Book Review: Gunmetal Gray
by Mark Greaney
It’s only the dead momentum time-lag of the general/airport book-buying crowd that continues to crown the late Tom Clancy king of the techno-thrillers; like so many best-selling authors of two decades ago, Clancy’s sales dominance has been extended by a ghastly line of necro-pastiches – it’s entirely possible that a sizeable chunk of his readership in 2017 has no idea he actually died in 2013. And why would they, when new Tom Clancy doorstops appear in bookstores on a regular basis?
The irony is that the man responsible for those new posthumous Tom Clancy novels is the genuine king of the techno-thrillers: Mark Greaney, who’s been the dead man’s amanuensis for several books and tells a better, faster-paced, more immediately gripping techno-thriller story than the old master ever did. He demonstrates this in his “Tom Clancy” novels, but the discriminating techno-reader will notice right away a difference of tone and pacing in Greaney’s own original series of novels featuring the “Gray Man,” which he’s been writing since 2009.
The “Gray Man” is Courtland Gentry, a top CIA covert operative who, years ago, suddenly found himself on the agency’s “burn list,” persona non grata with extreme prejudice, a target for every other operative in the field. He’s forced to strike out on his own as a kind of freelance badass, and most of the “Gray Man” novels operate on that trusty thriller fuel of the man-on-the-run. Each book in the series has been more addictively readable than the one before it, and the arc of the larger story has gradually brought Gentry back into the tricky embrace of the CIA, which is where we find him at the beginning of Greaney’s slam-bang terrific latest novel, Gunmetal Gray.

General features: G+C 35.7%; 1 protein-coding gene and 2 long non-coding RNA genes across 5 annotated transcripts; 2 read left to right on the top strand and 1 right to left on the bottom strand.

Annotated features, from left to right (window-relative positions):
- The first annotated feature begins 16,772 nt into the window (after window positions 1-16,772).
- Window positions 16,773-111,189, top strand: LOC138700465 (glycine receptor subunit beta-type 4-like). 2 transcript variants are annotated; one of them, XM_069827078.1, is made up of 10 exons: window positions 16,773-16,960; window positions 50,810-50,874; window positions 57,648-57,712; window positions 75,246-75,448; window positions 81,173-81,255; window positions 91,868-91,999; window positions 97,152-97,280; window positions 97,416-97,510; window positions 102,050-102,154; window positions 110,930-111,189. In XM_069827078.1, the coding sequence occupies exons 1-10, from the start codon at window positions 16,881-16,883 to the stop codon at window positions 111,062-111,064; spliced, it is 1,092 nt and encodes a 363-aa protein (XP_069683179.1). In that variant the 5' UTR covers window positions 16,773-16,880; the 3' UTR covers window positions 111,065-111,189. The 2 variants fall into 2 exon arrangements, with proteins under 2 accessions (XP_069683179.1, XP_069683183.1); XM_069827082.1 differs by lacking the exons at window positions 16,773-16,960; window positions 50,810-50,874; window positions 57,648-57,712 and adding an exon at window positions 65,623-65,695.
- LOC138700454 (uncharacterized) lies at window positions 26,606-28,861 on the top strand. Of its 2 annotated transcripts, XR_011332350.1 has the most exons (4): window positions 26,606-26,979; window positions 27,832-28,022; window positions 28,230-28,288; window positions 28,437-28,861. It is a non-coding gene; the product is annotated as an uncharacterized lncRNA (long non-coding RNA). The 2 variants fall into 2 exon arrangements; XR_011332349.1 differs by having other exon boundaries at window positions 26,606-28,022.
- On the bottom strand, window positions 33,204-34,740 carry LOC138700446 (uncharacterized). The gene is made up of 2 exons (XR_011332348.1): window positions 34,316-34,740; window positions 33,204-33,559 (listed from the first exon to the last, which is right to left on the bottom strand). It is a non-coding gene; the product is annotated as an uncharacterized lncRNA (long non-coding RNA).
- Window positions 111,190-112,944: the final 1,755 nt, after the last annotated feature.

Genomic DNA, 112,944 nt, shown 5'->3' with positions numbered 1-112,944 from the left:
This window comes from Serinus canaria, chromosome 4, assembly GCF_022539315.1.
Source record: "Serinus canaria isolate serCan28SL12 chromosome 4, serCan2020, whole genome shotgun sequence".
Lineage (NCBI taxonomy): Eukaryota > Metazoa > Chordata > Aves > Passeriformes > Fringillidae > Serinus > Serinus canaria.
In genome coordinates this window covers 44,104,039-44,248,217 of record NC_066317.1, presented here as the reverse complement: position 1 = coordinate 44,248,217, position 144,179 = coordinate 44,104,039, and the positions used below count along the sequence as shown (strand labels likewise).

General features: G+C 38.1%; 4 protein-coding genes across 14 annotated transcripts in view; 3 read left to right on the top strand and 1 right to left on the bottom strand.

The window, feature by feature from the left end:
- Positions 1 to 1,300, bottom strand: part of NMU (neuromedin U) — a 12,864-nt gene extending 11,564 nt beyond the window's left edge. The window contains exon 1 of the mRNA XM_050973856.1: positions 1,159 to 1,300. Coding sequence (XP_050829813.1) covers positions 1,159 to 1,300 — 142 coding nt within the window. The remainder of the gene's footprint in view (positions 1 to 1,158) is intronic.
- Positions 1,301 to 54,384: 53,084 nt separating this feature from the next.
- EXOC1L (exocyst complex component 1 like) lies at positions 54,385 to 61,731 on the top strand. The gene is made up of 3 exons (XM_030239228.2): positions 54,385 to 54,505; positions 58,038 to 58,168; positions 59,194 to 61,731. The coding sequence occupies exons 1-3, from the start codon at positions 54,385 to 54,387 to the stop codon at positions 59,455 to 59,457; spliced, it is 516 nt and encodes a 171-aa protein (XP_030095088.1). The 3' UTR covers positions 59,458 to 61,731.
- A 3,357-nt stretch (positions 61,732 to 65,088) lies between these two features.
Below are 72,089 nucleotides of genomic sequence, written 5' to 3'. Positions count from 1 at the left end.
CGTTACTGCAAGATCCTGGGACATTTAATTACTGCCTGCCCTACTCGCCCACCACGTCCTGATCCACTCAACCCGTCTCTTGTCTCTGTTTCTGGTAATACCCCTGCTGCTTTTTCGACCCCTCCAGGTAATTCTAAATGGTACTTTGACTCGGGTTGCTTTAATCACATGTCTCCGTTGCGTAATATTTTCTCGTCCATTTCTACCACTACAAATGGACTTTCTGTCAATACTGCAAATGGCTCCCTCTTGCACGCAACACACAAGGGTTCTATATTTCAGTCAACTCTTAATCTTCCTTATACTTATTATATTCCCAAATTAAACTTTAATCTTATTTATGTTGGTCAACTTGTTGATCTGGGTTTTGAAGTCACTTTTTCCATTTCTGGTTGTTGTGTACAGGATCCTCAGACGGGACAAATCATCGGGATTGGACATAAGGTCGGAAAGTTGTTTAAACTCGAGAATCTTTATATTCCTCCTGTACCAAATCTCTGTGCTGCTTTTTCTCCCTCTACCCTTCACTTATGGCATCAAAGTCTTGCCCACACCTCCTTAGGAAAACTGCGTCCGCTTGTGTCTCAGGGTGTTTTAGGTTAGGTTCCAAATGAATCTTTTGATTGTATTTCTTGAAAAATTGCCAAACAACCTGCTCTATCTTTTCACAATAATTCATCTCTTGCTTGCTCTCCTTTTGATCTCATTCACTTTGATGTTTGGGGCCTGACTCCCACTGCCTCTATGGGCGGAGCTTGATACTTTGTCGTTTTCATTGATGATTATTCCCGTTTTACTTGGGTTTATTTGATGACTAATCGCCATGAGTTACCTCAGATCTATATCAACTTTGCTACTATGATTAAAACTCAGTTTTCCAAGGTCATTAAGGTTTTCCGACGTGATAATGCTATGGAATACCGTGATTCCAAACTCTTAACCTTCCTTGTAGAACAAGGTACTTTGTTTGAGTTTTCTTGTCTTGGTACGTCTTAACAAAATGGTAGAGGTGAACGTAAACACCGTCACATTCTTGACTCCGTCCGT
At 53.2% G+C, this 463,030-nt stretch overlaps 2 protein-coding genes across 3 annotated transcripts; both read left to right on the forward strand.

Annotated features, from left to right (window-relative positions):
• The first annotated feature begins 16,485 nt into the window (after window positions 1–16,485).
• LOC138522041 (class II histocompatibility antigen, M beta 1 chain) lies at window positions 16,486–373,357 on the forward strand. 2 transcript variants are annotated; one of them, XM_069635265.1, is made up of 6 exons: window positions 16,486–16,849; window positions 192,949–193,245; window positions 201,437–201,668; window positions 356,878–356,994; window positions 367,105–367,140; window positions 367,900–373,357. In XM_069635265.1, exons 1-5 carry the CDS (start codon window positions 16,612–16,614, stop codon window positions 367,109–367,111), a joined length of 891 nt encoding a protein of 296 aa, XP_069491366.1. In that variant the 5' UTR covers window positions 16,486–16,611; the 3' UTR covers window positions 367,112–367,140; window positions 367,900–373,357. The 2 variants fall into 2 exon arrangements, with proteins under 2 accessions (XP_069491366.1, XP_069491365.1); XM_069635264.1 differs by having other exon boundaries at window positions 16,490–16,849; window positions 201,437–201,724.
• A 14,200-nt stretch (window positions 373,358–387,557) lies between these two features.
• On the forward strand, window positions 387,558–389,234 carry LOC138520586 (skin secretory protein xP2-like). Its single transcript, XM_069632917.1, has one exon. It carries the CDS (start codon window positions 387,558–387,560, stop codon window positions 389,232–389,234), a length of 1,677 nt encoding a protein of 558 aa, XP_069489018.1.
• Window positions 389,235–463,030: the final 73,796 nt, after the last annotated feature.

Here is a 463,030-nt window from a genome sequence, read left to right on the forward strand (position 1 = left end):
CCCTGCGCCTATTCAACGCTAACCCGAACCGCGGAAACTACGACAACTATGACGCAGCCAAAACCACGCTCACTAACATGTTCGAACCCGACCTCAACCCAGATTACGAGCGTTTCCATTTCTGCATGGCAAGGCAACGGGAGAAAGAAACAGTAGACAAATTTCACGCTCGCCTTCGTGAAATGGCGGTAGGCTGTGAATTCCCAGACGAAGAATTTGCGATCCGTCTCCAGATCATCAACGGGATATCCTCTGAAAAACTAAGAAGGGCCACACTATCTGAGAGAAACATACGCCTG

The plot hinges on the disappearance of the most dangerous hacker in the world from the custody of the Chinese state. Gentry is in Hong Kong to investigate, and he’s hardly off the plane before he’s being tailed by Chinese secret service operatives – early on in the novel, there’s a scene in a swanky hotel room where Gentry confronts the two, decides the only way to preserve his mission is to kill them, kills them, cleans up, and gets on with the book’s plot, and the mind boggles both at the nightmarish thought of the meatloaf hash Clancy would have made of such a scene and also at the sheer adhesive ease with which Greaney pulls it off.
And our author makes a point of reminding readers on a regular basis that being the Gray Man isn’t all daisies and daiquiris:
Being the Gray Man didn’t mean being in control at all times. Sometimes it meant relinquishing all control, playing the game, and dealing with fucking bullshit lie some asshole standing on the back of your head.
Court told himself not to worry; he’d figure out his situation soon enough, and then he would adapt and overcome. In the meantime, he closed his eyes and did his best to enjoy the ride.
In the course of his investigations, Gentry comes across his former boss British ex-spymaster Donald Fitzroy, who’s likewise been tasked with finding that missing super-hacker and is now under the gun to deliver the young man to the Chinese – a situation that gets him very little sympathy from the Gray Man:
Court didn’t bat an eyelash. Instead, he said, “You took a contract from Chinese intelligence to assassinate someone. An organization that imposes its will with an iron fist. An organization that puts its own citizens in front of a firing squad for saying the wrong thing in public. You failed your mission for them, and now they are holding you personally responsible.” Sarcastically Court added, “How could you possibly have guessed your employers would be such a bunch of dickheads?”
“You are an old , sour prick, Fitz.”
“And you are a young, sour prick who won’t make it to old age.”
The one piece of trouble in Gunmetal Gray is the same piece of trouble in the rest of the “Gray Man” series, and it was the same trouble that plagued Tom Clancy’s novels in his prime, and it’s the same trouble that plagues almost all techno-thrillers: when it comes to the main character, Fitzroy is right – readers are always dealing with young, sour pricks.
Luckily, thanks to Greaney’s peppy presentation, it’s easy to let the hurtling plot of Gunmetal Gray carry you along as the book’s densely-packed cyber warfare plot unfolds and the Gray Man confronts a hilariously-realized femme fatale who may be the best character Greaney has ever created. It’s a bubbling, brimming stew of an action-thriller – by the new king of this particular hill.
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